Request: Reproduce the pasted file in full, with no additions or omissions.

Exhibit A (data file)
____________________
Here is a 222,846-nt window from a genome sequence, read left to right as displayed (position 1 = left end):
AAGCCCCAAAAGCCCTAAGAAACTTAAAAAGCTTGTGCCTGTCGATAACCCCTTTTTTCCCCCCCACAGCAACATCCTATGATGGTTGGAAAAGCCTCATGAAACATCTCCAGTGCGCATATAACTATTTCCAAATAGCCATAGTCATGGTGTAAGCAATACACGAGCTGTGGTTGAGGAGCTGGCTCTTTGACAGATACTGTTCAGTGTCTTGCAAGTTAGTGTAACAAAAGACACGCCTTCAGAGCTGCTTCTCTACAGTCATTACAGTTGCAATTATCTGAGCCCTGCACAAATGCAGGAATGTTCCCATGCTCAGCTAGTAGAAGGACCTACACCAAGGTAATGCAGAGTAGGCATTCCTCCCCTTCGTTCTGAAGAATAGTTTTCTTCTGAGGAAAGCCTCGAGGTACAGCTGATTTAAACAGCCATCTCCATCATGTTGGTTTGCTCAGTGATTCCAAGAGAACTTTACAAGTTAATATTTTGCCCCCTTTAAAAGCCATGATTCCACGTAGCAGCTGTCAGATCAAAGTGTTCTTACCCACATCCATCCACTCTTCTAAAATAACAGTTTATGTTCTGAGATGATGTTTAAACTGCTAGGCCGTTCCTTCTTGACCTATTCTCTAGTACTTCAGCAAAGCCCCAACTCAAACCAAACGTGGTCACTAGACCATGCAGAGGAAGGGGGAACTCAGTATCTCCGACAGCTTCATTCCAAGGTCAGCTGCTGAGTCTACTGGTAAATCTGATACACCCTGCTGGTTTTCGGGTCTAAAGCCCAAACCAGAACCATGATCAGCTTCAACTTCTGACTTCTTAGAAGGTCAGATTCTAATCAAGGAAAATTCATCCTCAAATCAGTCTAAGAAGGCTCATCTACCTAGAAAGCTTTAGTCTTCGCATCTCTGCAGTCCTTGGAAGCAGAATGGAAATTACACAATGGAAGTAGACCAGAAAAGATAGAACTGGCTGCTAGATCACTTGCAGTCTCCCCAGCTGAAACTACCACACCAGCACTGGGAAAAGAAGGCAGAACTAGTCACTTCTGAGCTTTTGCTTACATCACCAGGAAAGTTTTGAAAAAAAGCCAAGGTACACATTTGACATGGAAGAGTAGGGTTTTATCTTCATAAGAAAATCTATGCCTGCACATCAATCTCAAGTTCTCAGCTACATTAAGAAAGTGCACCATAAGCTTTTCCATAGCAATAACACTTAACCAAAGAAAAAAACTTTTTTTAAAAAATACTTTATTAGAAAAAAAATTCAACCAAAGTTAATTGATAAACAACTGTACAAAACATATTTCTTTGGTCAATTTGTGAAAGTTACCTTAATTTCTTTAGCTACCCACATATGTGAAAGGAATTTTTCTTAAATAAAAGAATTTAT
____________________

Here is a 222,846-nt window from a genome sequence, read left to right as displayed (position 1 = left end):
AAGCCCCAAAAGCCCTAAGAAACTTAAAAAGCTTGTGCCTGTCGATAACCCCTTTTTTCCCCCCCACAGCAACATCCTATGATGGTTGGAAAAGCCTCATGAAACATCTCCAGTGCGCATATAACTATTTCCAAATAGCCATAGTCATGGTGTAAGCAATACACGAGCTGTGGTTGAGGAGCTGGCTCTTTGACAGATACTGTTCAGTGTCTTGCAAGTTAGTGTAACAAAAGACACGCCTTCAGAGCTGCTTCTCTACAGTCATTACAGTTGCAATTATCTGAGCCCTGCACAAATGCAGGAATGTTCCCATGCTCAGCTAGTAGAAGGACCTACACCAAGGTAATGCAGAGTAGGCATTCCTCCCCTTCGTTCTGAAGAATAGTTTTCTTCTGAGGAAAGCCTCGAGGTACAGCTGATTTAAACAGCCATCTCCATCATGTTGGTTTGCTCAGTGATTCCAAGAGAACTTTACAAGTTAATATTTTGCCCCCTTTAAAAGCCATGATTCCACGTAGCAGCTGTCAGATCAAAGTGTTCTTACCCACATCCATCCACTCTTCTAAAATAACAGTTTATGTTCTGAGATGATGTTTAAACTGCTAGGCCGTTCCTTCTTGACCTATTCTCTAGTACTTCAGCAAAGCCCCAACTCAAACCAAACGTGGTCACTAGACCATGCAGAGGAAGGGGGAACTCAGTATCTCCGACAGCTTCATTCCAAGGTCAGCTGCTGAGTCTACTGGTAAATCTGATACACCCTGCTGGTTTTCGGGTCTAAAGCCCAAACCAGAACCATGATCAGCTTCAACTTCTGACTTCTTAGAAGGTCAGATTCTAATCAAGGAAAATTCATCCTCAAATCAGTCTAAGAAGGCTCATCTACCTAGAAAGCTTTAGTCTTCGCATCTCTGCAGTCCTTGGAAGCAGAATGGAAATTACACAATGGAAGTAGACCAGAAAAGATAGAACTGGCTGCTAGATCACTTGCAGTCTCCCCAGCTGAAACTACCACACCAGCACTGGGAAAAGAAGGCAGAACTAGTCACTTCTGAGCTTTTGCTTACATCACCAGGAAAGTTTTGAAAAAAAGCCAAGGTACACATTTGACATGGAAGAGTAGGGTTTTATCTTCATAAGAAAATCTATGCCTGCACATCAATCTCAAGTTCTCAGCTACATTAAGAAAGTGCACCATAAGCTTTTCCATAGCAATAACACTTAACCAAAGAAAAAAACTTTTTTTAAAAAATACTTTATTAGAAAAAAAATTCAACCAAAGTTAATTGATAAACAACTGTACAAAACATATTTCTTTGGTCAATTTGTGAAAGTTACCTTAATTTCTTTAGCTACCCACATATGTGAAAGGAATTTTTCTTAAATAAAAGAATTTAT